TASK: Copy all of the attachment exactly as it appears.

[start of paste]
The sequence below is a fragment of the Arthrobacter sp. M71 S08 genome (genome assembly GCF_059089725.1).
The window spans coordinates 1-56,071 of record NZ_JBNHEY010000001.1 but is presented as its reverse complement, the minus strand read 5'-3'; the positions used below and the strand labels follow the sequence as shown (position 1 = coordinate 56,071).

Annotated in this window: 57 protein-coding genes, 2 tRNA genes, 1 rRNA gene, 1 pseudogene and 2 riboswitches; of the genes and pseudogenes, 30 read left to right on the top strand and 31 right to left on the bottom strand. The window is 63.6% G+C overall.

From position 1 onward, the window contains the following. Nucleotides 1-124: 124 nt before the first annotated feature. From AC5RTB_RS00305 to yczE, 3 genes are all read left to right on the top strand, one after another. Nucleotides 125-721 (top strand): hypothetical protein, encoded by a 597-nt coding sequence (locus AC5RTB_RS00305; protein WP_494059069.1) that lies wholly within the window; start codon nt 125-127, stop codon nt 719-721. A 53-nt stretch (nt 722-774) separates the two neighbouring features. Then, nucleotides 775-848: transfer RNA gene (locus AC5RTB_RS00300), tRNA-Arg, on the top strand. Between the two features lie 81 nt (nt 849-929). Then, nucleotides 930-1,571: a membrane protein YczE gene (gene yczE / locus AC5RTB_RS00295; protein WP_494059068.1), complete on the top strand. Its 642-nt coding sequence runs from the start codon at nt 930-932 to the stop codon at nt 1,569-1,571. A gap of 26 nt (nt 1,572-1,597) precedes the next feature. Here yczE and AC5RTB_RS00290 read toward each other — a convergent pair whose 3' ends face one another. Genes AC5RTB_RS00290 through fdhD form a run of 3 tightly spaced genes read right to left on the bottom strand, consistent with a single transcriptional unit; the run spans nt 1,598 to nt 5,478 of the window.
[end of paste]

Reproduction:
The sequence below is a fragment of the Arthrobacter sp. M71 S08 genome (genome assembly GCF_059089725.1).
The window spans coordinates 1-56,071 of record NZ_JBNHEY010000001.1 but is presented as its reverse complement, the minus strand read 5'-3'; the positions used below and the strand labels follow the sequence as shown (position 1 = coordinate 56,071).

Annotated in this window: 57 protein-coding genes, 2 tRNA genes, 1 rRNA gene, 1 pseudogene and 2 riboswitches; of the genes and pseudogenes, 30 read left to right on the top strand and 31 right to left on the bottom strand. The window is 63.6% G+C overall.

From position 1 onward, the window contains the following. Nucleotides 1-124: 124 nt before the first annotated feature. From AC5RTB_RS00305 to yczE, 3 genes are all read left to right on the top strand, one after another. Nucleotides 125-721 (top strand): hypothetical protein, encoded by a 597-nt coding sequence (locus AC5RTB_RS00305; protein WP_494059069.1) that lies wholly within the window; start codon nt 125-127, stop codon nt 719-721. A 53-nt stretch (nt 722-774) separates the two neighbouring features. Then, nucleotides 775-848: transfer RNA gene (locus AC5RTB_RS00300), tRNA-Arg, on the top strand. Between the two features lie 81 nt (nt 849-929). Then, nucleotides 930-1,571: a membrane protein YczE gene (gene yczE / locus AC5RTB_RS00295; protein WP_494059068.1), complete on the top strand. Its 642-nt coding sequence runs from the start codon at nt 930-932 to the stop codon at nt 1,569-1,571. A gap of 26 nt (nt 1,572-1,597) precedes the next feature. Here yczE and AC5RTB_RS00290 read toward each other — a convergent pair whose 3' ends face one another. Genes AC5RTB_RS00290 through fdhD form a run of 3 tightly spaced genes read right to left on the bottom strand, consistent with a single transcriptional unit; the run spans nt 1,598 to nt 5,478 of the window.